LOS ANGELES -- Students at a California college weighed in on a change in the application process, and a decision has been made.
Beginning this fall, students at UC Irvine will have the option to self-identify about their sexual orientation on all university admissions forms, reports CBS Los Angeles.
The new form will ask students to pick one gender from six different choices. Prospective students will be asked to choose between male, female, trans male, trans female, gender queer/gender non-conforming and different identity.
CBS Los Angeles spoke to students at UC Irvine about the change.
"I feel like this is just a way of including everyone," said Augustine Pimentel.
"I don't mind; everybody do what they want. I don't want to judge people," says Nizar Hakim.
"I feel like people should have their freedom to be called what they want to be called," said Donna Taqawi.
Beyond the political or social reasons, some saw the financial reasons too.
"A lot of those questions when you're applying to graduate school or any sort of school are important for financial aid opportunities you can have," said Joanna Laird to CBS Los Angeles.
In a statement, Janet Napolitano, the president of the UC system said: "UC is working hard to ensure our campuses model inclusiveness and understanding. I'm proud of the work we've done so far, but it doesn't stop there. We must continue to look at where we can improve so everyone at UC feels respected and supported."
It wasn't the question itself that concerned one UC Irvine mom, but the reason why it was being asked.
"I don't know why they're asking it. I'd like to know their reason for asking it," said Elane Streets.
School officials told CBS Los Angeles the answers will be voluntary and not impact on the decision-making process for admissions.
Note: There is only one application for all the UC schools. Therefore, your responses will be sent to every single University of California school that you apply to. Hence, avoid making essays school-specific (unless you are applying to only one school).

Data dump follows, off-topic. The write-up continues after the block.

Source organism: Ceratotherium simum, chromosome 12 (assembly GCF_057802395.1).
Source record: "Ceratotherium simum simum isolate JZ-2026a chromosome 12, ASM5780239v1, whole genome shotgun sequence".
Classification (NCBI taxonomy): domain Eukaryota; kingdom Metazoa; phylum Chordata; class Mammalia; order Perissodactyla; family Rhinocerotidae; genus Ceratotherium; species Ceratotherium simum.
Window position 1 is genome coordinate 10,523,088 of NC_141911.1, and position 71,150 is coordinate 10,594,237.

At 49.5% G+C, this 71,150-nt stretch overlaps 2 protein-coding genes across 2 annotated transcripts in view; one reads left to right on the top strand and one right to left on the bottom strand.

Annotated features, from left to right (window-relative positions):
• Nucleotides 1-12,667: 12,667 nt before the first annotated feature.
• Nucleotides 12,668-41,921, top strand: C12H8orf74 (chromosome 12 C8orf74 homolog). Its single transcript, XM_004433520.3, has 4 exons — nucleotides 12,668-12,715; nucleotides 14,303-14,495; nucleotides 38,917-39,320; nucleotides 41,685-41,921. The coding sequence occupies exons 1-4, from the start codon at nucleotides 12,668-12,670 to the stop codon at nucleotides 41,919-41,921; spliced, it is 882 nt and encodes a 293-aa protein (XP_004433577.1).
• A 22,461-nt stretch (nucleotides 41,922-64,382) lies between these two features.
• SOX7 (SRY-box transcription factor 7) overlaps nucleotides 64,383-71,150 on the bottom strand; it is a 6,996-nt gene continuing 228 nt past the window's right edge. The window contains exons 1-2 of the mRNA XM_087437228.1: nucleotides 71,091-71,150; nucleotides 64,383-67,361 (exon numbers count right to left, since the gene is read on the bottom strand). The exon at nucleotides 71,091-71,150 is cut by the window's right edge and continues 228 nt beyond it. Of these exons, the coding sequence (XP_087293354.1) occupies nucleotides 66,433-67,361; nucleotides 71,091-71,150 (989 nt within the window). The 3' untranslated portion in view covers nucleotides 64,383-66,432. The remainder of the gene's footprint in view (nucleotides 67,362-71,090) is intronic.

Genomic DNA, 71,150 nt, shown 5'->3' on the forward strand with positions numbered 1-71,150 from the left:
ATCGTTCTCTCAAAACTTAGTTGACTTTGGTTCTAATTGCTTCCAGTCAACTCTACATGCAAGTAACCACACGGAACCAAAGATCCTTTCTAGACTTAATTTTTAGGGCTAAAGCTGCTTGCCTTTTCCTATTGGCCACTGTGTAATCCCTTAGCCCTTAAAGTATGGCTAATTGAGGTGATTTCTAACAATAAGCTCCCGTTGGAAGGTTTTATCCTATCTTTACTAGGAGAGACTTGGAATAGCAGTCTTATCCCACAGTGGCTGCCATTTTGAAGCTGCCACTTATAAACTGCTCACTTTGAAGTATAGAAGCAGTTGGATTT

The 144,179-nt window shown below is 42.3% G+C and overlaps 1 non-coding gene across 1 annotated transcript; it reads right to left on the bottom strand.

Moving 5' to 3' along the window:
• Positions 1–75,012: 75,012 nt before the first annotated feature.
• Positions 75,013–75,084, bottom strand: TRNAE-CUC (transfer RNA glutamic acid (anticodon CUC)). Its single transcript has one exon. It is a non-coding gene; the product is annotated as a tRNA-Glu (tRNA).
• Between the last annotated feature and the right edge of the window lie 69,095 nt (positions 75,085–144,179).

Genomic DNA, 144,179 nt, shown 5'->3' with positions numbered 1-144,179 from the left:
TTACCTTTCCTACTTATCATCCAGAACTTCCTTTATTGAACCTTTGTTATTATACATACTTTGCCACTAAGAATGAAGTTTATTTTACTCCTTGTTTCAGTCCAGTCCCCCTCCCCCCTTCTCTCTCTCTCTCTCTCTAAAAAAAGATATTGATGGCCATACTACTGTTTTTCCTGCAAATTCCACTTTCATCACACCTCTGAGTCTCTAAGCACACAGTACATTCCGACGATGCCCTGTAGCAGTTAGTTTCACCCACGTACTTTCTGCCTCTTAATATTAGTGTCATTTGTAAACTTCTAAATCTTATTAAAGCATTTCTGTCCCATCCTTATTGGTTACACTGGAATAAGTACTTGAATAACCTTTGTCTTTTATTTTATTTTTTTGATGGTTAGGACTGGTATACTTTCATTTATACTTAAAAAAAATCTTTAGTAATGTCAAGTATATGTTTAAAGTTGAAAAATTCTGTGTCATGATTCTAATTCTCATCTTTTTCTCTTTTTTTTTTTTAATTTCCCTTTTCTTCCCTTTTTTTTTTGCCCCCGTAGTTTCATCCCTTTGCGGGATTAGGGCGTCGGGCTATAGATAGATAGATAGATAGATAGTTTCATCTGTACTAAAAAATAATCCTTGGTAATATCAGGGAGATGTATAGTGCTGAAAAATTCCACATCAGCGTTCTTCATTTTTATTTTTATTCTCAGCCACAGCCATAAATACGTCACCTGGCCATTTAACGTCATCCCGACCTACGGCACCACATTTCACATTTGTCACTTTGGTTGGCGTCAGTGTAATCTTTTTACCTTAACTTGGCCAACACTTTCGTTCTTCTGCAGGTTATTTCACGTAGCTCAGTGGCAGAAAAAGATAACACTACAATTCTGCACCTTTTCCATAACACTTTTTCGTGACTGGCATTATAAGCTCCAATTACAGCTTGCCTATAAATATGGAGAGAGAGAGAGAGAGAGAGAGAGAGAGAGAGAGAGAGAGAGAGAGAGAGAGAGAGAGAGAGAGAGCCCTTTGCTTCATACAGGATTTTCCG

To choose which questions to answer, first browse the eight prompts as a list, and sort them into one of three categories: “definites,”“possibilities,” and “avoid at all costs.” With “definites,” after reading the prompt, you immediately know what you will say and how you will say it. With “possibilities,” a few vague ideas swirl in your head, which you think can be sorted out and possibly develop into a great essay. With “avoid at all costs,” you want to have nothing to do with these essays.
Afterwards, jot down bullet point ideas for the questions you for sure want to write about. Then, select out of the “possibility” questions that would, in combination with your “definites,” produce the most well-rounded essay profile, which would both highlight your few key strengths as well as reveal your complexities and breadth of character. While doing so, it is important to base your decision on not only your immediate liking for the topic, but also on the available substance (anecdotes). Repeat this process until you are faced with only four questions.
This is just one way to approach choosing prompts. Since for some, the process happens organically, do not feel constrained to the method above. Just remember:
- Do not rush into prompts at first glance. Make sure that you have jotted down potential ideas for all but the ones you want to avoid, and ultimately write about the one with the most substance.
- Your answers should be able to highlight what is most important to you.